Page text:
Another useful tool is Steam In-Home Streaming. I've developed a couple scripts (not publically released) that enable In-Home Streaming to launch remote Windows applications via Linux desktop shortcut icons in automatic windowed mode at proper, user controlled resolutions. This is really useful for accessing/running Windows 10 Metro / Modern (WinRT) applications, such as Microsoft Edge on Linux, which Wine doesn't support.

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      • #4
        I've been a loyal CrossOver subscriber for a long time. In my organization, it allows us to run Office 2010 without a hitch over Ubuntu LTSP terminals. At home, it lets me run many Steam for Windows games well! Very much worth the money, especially when you realize that this money helps fund WINE.

        But I do think it's worth mentioning PlayOnLinux's alternative approach: it can actually download and use several different versions of WINE per application. So, if a recipe is known to work well with a specific version, it will only use that. CrossOver only uses its internal WINE.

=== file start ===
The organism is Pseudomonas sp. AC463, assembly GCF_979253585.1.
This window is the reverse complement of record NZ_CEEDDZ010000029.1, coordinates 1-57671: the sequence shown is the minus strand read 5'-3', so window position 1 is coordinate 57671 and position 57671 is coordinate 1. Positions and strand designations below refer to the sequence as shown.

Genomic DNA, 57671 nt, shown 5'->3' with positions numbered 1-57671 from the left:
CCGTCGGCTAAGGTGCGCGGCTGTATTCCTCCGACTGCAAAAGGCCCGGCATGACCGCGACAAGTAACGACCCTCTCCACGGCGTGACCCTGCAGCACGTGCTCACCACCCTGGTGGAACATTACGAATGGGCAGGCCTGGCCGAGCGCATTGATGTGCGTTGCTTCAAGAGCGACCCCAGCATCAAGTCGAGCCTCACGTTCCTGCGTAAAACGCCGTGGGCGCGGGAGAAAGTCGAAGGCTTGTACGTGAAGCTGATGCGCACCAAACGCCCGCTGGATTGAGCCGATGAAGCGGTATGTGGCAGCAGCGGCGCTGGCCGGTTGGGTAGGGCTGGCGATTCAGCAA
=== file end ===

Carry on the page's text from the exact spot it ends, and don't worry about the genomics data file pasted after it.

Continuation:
I also think PlayOnLinux should change its name. It does much more than games, and also runs on Mac OS X.

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        • #5
          Also q4wine is a great application to easily handle your wine prefixes as install dependencies with a few clicks

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          • #6
            Originally posted by sobkas View Post
            So there is a growing problem with Wine right now. There are more and more 64bit games on 32bit Steam, but distributions don't support 32/64 bit wine prefixes. Does CrossOver supports them? Games like Dark Souls 2: Scholar of the First Sin, MGS: Ground Zeros comes to mind.
            I just played few weeks ago both Wolfenstein games (64 bit only) through wine (PlayOnLinux).
            What distro doesn't support 64 bit wine?

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            • #7